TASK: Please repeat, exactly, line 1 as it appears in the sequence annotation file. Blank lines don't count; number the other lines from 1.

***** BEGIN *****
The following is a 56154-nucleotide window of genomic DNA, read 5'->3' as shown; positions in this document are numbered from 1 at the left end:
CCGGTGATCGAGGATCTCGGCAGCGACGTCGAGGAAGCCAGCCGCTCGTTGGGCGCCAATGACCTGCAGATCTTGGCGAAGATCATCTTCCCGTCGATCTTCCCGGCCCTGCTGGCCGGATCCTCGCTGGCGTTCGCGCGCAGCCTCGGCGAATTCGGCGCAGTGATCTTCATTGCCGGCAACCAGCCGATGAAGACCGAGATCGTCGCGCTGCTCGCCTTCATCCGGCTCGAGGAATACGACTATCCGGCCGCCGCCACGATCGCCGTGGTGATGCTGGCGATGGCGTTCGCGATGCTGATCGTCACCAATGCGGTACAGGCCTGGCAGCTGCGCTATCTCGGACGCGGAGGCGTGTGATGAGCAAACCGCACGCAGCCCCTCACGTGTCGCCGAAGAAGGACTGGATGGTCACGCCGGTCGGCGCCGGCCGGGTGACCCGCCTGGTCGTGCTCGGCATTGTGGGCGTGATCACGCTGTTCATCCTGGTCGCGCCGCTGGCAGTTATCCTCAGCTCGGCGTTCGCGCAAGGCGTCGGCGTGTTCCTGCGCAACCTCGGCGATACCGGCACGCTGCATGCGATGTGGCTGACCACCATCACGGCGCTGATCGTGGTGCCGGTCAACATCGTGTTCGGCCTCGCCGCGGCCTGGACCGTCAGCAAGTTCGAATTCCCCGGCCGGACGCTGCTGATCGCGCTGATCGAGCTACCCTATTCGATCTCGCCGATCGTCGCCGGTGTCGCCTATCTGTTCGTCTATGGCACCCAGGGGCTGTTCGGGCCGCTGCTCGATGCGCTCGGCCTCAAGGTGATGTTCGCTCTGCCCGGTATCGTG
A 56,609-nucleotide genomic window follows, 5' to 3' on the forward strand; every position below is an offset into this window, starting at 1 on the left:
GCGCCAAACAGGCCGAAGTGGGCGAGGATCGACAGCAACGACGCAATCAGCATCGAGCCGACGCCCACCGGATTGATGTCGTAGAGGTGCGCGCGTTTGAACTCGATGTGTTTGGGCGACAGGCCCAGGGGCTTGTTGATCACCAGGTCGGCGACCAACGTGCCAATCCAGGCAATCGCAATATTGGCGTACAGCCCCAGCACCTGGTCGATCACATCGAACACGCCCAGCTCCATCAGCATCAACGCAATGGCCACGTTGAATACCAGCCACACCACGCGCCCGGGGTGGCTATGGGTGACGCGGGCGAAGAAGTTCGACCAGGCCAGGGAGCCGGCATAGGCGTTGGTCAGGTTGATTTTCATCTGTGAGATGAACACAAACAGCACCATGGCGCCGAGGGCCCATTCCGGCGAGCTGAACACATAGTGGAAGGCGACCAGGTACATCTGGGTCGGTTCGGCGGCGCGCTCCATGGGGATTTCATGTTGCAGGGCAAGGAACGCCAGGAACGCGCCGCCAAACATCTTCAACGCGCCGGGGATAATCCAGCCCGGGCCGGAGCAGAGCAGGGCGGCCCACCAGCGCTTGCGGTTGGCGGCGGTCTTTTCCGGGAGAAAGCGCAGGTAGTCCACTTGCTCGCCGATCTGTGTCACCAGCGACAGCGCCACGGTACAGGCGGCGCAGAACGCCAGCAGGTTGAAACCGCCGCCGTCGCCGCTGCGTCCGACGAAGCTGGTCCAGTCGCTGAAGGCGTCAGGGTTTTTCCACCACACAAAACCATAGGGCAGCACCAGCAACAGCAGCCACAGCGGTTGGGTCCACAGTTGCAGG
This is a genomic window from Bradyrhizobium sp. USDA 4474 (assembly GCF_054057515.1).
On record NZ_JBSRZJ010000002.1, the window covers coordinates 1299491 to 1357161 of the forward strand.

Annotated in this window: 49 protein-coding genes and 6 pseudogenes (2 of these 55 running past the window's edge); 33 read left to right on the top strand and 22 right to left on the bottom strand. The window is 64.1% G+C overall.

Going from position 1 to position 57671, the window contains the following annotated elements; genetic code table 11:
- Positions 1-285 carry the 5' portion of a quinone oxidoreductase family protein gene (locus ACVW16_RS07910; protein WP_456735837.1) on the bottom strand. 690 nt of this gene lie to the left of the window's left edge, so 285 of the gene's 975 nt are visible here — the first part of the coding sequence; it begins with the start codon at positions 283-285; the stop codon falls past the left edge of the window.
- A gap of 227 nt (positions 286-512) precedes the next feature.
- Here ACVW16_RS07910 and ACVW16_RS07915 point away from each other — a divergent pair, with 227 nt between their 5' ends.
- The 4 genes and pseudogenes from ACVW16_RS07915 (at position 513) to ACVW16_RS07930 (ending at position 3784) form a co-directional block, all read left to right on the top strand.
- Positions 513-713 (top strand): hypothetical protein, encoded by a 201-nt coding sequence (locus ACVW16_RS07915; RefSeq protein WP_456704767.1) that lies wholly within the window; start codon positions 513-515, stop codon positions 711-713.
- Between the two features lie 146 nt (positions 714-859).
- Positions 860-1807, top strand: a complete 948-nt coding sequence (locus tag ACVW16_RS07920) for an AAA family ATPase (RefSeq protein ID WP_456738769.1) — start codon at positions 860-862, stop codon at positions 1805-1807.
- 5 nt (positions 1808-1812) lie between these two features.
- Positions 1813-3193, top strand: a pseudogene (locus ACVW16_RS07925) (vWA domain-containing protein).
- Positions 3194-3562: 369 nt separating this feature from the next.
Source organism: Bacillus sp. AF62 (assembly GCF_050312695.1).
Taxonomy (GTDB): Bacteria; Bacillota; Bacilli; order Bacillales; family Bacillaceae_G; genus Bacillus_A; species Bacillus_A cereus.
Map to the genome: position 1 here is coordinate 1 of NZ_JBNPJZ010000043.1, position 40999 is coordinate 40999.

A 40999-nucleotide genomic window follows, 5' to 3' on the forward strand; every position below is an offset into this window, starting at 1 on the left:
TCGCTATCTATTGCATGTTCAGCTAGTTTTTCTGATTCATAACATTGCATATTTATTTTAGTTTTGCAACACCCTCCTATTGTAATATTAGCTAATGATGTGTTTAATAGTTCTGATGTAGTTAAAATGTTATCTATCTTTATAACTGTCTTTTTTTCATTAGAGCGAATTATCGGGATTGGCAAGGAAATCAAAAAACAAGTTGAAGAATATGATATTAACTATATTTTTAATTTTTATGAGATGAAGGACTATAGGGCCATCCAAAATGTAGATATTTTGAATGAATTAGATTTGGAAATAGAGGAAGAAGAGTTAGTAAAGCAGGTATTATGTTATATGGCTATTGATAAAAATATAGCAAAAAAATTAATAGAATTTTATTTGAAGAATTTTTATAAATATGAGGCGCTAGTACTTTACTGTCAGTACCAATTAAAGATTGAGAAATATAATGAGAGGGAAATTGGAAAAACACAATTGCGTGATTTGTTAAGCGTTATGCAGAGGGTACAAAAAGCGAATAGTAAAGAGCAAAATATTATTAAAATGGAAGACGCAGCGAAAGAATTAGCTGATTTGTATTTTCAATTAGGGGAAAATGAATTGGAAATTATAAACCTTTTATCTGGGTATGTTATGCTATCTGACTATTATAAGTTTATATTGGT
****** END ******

The following is a 56154-nucleotide window of genomic DNA, read 5'->3' as shown; positions in this document are numbered from 1 at the left end: